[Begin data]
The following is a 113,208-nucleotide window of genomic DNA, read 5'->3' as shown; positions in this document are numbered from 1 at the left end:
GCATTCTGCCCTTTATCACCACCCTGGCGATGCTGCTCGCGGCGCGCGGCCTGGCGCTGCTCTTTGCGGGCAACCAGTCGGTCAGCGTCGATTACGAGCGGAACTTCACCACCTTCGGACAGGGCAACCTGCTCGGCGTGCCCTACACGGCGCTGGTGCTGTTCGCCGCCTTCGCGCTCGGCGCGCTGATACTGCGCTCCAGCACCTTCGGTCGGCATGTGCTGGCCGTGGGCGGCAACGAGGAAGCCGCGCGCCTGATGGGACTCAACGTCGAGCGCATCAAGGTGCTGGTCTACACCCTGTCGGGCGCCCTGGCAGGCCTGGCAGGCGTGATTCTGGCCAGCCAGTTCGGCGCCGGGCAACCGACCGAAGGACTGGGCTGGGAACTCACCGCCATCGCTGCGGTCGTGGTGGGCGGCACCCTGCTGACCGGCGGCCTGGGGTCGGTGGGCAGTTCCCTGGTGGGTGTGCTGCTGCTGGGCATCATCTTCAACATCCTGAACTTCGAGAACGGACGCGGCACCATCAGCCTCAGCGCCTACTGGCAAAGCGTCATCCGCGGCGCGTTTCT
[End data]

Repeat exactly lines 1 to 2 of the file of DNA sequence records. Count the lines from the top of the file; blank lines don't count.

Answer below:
The following is a 113,208-nucleotide window of genomic DNA, read 5'->3' as shown; positions in this document are numbered from 1 at the left end:
GCATTCTGCCCTTTATCACCACCCTGGCGATGCTGCTCGCGGCGCGCGGCCTGGCGCTGCTCTTTGCGGGCAACCAGTCGGTCAGCGTCGATTACGAGCGGAACTTCACCACCTTCGGACAGGGCAACCTGCTCGGCGTGCCCTACACGGCGCTGGTGCTGTTCGCCGCCTTCGCGCTCGGCGCGCTGATACTGCGCTCCAGCACCTTCGGTCGGCATGTGCTGGCCGTGGGCGGCAACGAGGAAGCCGCGCGCCTGATGGGACTCAACGTCGAGCGCATCAAGGTGCTGGTCTACACCCTGTCGGGCGCCCTGGCAGGCCTGGCAGGCGTGATTCTGGCCAGCCAGTTCGGCGCCGGGCAACCGACCGAAGGACTGGGCTGGGAACTCACCGCCATCGCTGCGGTCGTGGTGGGCGGCACCCTGCTGACCGGCGGCCTGGGGTCGGTGGGCAGTTCCCTGGTGGGTGTGCTGCTGCTGGGCATCATCTTCAACATCCTGAACTTCGAGAACGGACGCGGCACCATCAGCCTCAGCGCCTACTGGCAAAGCGTCATCCGCGGCGCGTTTCT